Application of map/reduce paradigm in supercomputing systems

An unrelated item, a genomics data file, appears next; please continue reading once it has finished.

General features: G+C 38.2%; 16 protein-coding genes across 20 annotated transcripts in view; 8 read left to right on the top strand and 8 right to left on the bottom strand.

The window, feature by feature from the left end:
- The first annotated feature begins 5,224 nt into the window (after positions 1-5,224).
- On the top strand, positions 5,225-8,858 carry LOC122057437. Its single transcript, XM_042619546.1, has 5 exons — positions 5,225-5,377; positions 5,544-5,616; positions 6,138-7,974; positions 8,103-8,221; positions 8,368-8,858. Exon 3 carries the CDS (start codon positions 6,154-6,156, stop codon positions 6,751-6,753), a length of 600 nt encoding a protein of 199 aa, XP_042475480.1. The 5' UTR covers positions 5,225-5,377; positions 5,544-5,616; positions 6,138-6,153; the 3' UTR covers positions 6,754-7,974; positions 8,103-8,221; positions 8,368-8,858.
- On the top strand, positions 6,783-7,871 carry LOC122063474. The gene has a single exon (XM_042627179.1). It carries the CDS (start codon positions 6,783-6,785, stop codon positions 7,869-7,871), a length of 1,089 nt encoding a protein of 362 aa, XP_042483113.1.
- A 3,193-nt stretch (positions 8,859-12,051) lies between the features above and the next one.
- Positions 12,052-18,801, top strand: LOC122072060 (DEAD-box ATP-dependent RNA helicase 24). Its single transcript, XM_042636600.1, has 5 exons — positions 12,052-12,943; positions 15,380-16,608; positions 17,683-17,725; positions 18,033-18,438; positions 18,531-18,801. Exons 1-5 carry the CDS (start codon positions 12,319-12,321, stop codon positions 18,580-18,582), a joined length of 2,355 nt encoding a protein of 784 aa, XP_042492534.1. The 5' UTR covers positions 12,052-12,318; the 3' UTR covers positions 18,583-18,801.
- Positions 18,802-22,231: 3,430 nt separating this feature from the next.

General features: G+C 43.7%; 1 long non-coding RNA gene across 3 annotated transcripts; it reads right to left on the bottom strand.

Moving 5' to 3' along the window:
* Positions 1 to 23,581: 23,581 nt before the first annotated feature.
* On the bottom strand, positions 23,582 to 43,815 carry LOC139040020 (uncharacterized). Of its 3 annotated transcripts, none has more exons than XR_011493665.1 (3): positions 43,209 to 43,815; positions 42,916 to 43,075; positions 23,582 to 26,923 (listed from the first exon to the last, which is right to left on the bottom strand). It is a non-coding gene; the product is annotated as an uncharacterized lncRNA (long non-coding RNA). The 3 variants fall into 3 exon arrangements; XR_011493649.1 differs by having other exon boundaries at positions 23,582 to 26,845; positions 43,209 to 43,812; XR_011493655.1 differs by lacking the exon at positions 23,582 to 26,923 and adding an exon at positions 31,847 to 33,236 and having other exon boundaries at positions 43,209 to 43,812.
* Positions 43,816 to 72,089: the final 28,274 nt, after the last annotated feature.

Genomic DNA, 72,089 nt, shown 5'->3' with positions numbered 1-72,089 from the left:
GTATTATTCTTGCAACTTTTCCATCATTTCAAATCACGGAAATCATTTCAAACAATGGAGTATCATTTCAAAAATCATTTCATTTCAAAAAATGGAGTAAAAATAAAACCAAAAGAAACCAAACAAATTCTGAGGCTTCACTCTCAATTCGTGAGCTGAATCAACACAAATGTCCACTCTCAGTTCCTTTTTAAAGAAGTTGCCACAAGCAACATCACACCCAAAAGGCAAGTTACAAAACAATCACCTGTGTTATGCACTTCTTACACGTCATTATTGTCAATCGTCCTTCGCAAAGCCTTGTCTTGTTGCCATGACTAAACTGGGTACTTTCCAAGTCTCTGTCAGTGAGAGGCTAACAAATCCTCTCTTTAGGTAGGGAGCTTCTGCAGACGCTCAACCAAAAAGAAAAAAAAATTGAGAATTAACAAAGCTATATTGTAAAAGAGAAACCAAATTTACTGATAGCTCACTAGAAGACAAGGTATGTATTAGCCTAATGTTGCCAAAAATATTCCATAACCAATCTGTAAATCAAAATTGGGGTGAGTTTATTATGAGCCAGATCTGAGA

Map/Reduce is a framework first introduced by Google in order to rapidly develop big data analytic applications on distributed computing systems. Even though the Map/Reduce paradigm had a game changing impact on certain fields of computer science such as information retrieval and data mining, it did not have such an impact on the scientific computing domain yet. The current implementations of Map/Reduce are especially designed for commodity PC clusters, where failures of compute nodes are common and inter-processor communication is slow. However, scientific computing applications are usually executed on high performance computing (HPC) systems and such systems provide high communication bandwidth with low message latency where failures of processors are rare. Therefore, Map/Reduce framework causes performance degradation and becomes less preferable in scientific computing domain. Due to these reasons, specific implementations of Map/Reduce paradigm are needed for scientific computing domain. Among the existing implementations, we focus our attention on the MapReduce-MPI (MR-MPI) library developed at Sandia National Labs. In this thesis, we argue that by utilizing MR-MPI Library, the Map/Reduce programming paradigm can be successfully utilized for scientific computing applications that require scalability and performance. We tested MR-MPI Library in HPC systems with several fundamental algorithms that are frequently used in scientific computing and data mining domains. Implemented algorithms include all-pair-similarity-search (APSS), all-pair-shortest-path (APSP), and page-rank (PR). Tests were performed on well-known large-scale HPC systems IBM BlueGene/Q (Juqueen) and Cray XE6 (Hermit) to examine scalability and speedup of these algorithms.